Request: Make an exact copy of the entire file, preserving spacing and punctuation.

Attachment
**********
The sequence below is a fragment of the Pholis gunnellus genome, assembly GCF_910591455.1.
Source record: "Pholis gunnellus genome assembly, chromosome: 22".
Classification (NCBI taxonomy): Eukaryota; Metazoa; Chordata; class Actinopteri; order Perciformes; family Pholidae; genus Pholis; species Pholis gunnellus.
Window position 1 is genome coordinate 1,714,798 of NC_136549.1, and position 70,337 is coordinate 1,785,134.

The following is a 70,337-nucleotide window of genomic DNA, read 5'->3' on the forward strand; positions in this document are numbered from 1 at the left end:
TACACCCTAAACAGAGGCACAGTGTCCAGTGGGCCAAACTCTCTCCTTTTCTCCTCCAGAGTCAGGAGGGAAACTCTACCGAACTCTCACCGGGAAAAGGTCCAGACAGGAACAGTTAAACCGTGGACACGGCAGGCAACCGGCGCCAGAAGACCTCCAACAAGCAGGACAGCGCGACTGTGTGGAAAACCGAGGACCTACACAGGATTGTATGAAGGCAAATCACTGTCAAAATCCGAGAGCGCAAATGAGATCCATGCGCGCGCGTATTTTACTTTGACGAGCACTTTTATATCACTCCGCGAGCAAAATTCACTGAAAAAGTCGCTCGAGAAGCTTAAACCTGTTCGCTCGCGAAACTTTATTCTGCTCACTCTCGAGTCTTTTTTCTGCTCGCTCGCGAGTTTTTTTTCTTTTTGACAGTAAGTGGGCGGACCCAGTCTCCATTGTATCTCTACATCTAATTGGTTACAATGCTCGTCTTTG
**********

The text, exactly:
The sequence below is a fragment of the Pholis gunnellus genome, assembly GCF_910591455.1.
Source record: "Pholis gunnellus genome assembly, chromosome: 22".
Classification (NCBI taxonomy): Eukaryota; Metazoa; Chordata; class Actinopteri; order Perciformes; family Pholidae; genus Pholis; species Pholis gunnellus.
Window position 1 is genome coordinate 1,714,798 of NC_136549.1, and position 70,337 is coordinate 1,785,134.

The following is a 70,337-nucleotide window of genomic DNA, read 5'->3' on the forward strand; positions in this document are numbered from 1 at the left end:
TACACCCTAAACAGAGGCACAGTGTCCAGTGGGCCAAACTCTCTCCTTTTCTCCTCCAGAGTCAGGAGGGAAACTCTACCGAACTCTCACCGGGAAAAGGTCCAGACAGGAACAGTTAAACCGTGGACACGGCAGGCAACCGGCGCCAGAAGACCTCCAACAAGCAGGACAGCGCGACTGTGTGGAAAACCGAGGACCTACACAGGATTGTATGAAGGCAAATCACTGTCAAAATCCGAGAGCGCAAATGAGATCCATGCGCGCGCGTATTTTACTTTGACGAGCACTTTTATATCACTCCGCGAGCAAAATTCACTGAAAAAGTCGCTCGAGAAGCTTAAACCTGTTCGCTCGCGAAACTTTATTCTGCTCACTCTCGAGTCTTTTTTCTGCTCGCTCGCGAGTTTTTTTTCTTTTTGACAGTAAGTGGGCGGACCCAGTCTCCATTGTATCTCTACATCTAATTGGTTACAATGCTCGTCTTTG